Women at the Syrian Peace Table

Publication Date: 
6 Jan 2016

News Type:

By Jessica Huber, IFES Senior Gender Specialist

Used by The Elders following the recent Syrian peace talks in Vienna, #wherearethewomen is an important social media petition that exposes the disconnect between interested and engaged Syrian women and their absence from international efforts to negotiate a settlement to the crisis in Syria. The International Foundation for Electoral Systems’ (IFES) recent report “Crisis in Syria: Now is the time to seek Male Allies for leadership equality” reveals that many professional women are taking themselves out of the political sphere because they feel they are treated as “decorations” rather than peers. Nevertheless, Syrian women are calling for access to peace talks and are backed by United Nations (UN) Security Council Resolution 1325 on women, peace and security and a host of international actors’ national action plans on 1325.

There is much talk about the end result of gender parity at “the peace table.” Convincing arguments are being made from both a human rights perspective (i.e., women, by a matter of right, should be at the table), as well as a value proposition perspective (i.e., women will improve prospects for peace by broadening the agenda to include perspectives of the entire Syrian community). Counterarguments are made that qualified women are hard to identify. Furthermore, who would be willing to give up their seat at such a powerful table to let women in?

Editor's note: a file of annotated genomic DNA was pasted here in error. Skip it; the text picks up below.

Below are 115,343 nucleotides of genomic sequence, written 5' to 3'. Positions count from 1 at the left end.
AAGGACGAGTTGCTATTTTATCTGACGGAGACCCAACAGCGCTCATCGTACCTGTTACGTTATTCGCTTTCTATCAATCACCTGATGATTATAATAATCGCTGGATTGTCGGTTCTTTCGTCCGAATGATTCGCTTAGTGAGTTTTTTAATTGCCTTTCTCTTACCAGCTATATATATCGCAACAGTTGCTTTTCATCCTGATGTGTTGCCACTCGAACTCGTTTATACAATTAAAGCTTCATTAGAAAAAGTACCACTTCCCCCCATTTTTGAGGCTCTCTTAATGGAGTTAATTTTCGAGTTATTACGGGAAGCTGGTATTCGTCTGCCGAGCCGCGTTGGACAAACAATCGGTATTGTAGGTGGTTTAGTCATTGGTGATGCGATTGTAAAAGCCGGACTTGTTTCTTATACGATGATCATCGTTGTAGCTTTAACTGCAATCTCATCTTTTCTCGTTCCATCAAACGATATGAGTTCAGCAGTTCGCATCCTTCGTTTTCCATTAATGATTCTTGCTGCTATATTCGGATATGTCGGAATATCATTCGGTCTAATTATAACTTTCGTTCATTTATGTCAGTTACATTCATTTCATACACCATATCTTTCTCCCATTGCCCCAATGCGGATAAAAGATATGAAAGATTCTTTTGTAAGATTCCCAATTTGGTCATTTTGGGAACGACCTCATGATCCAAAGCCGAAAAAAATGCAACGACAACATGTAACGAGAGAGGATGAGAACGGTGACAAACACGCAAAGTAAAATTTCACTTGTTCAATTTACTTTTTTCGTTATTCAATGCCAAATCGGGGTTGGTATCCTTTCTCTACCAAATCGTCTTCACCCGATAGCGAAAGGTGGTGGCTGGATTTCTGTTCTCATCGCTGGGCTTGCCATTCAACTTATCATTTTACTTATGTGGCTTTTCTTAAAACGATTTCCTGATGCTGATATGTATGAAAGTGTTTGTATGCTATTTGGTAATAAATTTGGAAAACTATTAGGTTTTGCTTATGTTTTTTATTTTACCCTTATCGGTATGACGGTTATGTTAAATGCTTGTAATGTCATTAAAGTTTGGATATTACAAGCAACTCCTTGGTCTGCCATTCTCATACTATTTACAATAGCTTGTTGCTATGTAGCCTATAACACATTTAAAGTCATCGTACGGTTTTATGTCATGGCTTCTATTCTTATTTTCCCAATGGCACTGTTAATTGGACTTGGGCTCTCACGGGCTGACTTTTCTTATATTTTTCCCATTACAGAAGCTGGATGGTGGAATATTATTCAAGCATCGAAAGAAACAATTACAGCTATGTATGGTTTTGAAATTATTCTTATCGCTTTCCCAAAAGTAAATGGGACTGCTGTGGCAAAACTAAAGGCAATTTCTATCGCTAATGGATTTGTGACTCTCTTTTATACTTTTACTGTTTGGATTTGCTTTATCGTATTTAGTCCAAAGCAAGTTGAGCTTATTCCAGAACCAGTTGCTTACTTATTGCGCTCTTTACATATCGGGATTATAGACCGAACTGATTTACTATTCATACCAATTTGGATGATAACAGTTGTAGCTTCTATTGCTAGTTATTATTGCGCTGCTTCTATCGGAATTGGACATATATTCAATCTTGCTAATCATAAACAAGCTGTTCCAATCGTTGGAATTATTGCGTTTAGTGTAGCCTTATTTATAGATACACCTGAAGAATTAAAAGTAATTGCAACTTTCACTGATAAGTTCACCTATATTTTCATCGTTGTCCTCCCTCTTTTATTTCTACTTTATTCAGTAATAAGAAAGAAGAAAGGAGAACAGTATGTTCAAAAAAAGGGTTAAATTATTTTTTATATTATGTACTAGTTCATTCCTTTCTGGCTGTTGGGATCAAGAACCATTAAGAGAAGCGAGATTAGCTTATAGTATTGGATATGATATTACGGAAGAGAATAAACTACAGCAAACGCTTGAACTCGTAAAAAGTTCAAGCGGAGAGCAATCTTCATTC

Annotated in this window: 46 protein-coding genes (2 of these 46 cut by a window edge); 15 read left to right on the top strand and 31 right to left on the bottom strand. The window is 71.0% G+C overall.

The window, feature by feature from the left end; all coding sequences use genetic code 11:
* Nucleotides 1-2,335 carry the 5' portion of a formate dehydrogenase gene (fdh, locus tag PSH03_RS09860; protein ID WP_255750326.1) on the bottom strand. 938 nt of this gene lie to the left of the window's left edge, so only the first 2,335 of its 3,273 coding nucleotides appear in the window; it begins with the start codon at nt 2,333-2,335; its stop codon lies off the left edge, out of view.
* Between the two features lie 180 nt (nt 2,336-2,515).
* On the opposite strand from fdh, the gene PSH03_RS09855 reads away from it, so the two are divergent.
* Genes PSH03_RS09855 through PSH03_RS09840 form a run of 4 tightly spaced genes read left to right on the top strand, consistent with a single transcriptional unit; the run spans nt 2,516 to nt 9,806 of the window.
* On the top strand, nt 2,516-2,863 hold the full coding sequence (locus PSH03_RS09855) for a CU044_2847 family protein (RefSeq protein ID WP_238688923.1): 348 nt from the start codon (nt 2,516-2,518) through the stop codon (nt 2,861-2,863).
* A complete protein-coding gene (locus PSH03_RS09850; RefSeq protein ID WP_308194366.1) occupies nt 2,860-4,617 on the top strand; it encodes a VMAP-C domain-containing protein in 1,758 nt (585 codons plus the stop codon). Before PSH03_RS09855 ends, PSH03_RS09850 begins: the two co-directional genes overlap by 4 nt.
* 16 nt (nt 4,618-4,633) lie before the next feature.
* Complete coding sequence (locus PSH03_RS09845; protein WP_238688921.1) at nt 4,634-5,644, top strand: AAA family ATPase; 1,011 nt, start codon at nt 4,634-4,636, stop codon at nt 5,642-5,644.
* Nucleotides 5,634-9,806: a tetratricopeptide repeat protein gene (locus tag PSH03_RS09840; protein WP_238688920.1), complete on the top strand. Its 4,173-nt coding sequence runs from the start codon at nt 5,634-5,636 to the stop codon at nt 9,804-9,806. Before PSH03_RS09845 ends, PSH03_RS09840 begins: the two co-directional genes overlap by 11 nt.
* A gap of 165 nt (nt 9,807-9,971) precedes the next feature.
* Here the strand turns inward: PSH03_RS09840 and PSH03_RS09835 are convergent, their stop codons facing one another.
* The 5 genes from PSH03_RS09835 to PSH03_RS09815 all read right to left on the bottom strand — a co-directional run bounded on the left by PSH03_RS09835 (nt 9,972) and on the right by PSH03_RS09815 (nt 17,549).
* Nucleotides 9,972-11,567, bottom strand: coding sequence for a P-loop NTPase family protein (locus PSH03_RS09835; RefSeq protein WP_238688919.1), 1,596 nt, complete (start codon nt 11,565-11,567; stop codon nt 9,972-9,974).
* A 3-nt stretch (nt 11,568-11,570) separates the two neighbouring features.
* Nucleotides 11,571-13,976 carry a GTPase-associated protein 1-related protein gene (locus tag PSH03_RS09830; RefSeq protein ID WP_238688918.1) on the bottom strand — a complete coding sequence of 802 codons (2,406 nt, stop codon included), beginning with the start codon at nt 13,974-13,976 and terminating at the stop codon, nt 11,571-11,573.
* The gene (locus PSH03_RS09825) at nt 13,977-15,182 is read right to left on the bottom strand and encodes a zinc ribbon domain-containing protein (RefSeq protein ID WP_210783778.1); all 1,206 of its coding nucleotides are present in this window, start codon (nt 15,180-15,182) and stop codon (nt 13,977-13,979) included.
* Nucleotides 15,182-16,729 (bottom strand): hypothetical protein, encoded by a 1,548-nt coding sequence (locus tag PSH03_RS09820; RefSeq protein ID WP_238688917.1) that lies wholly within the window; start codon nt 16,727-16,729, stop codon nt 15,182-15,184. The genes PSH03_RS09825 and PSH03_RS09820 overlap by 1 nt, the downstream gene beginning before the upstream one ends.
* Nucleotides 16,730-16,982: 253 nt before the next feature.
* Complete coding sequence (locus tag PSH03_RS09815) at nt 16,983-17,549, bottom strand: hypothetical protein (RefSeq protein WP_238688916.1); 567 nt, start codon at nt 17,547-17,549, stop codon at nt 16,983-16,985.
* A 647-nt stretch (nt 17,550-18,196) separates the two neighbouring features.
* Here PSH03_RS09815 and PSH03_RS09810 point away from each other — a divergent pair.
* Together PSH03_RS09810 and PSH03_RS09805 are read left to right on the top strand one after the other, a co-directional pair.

To support the ultimate and critically important outcome of gender parity at the peace table, steps can be taken now which could soften the distance between interested women outside the talks and the men on the inside track to future negotiations.

  1. A women’s caucus. Create the occasion for women to come together to build trust across the spectrum of Syrian communities, create an action plan for items of concern and develop a strategy for engaging stakeholders on priority political and peace issues. Third-party facilitators could support the women to navigate potential disagreements and focus on a progressive and inclusive agenda.
  2. Male allies workshops. Create the occasion for male political leaders to come together and discuss the importance of an inclusive approach to peace in Syria. Pairing male champions for gender equality with men involved in politics and peace talks would create the opportunity for peer-to-peer discussions, which can facilitate space to raise questions, concerns and solutions to the gender gap.
  3. 1325 technical seminars. Bring men and women political and civil society leaders together to discuss the content and international mandate of UN Security Council Resolution 1325 on women, peace and security, and include external facilitation to share lessons learned and best practices from other contexts.
  4. Town hall meetings. Bring men and women together in their local communities to discuss strategies, ideas and vet issues related to peace and security in Syria. Facilitate the delivery of points raised at these discussions to various political stakeholders working on peace negotiations.
  5. Mediation and negotiation technical assistance seminars. As international actors convene technical assistance meetings, include women and men in equal numbers, regardless of who may eventually join a negotiation team, so that capacity and interest is maximized among all Syrians.
  6. Basic gender and civic education training for women and men. Offer a technical training, based on existing international curricula, such as Building Resources in Democracy Governance and Elections (BRIDGE) Gender, to introduce and create buy-in for the concept of gender equality in political and electoral processes.

These actions and others would help to reduce the singular focus on the zero-sum injection of one gender in the place of another at future Syrian peace negotiations by expanding the understanding of issues related to peace and security and generating new alliances and common interests among men and women willing and able to work on peace in Syria. Furthermore, taking these actions will leave little opportunity for anyone to wonder where the women are once the negotiations begin.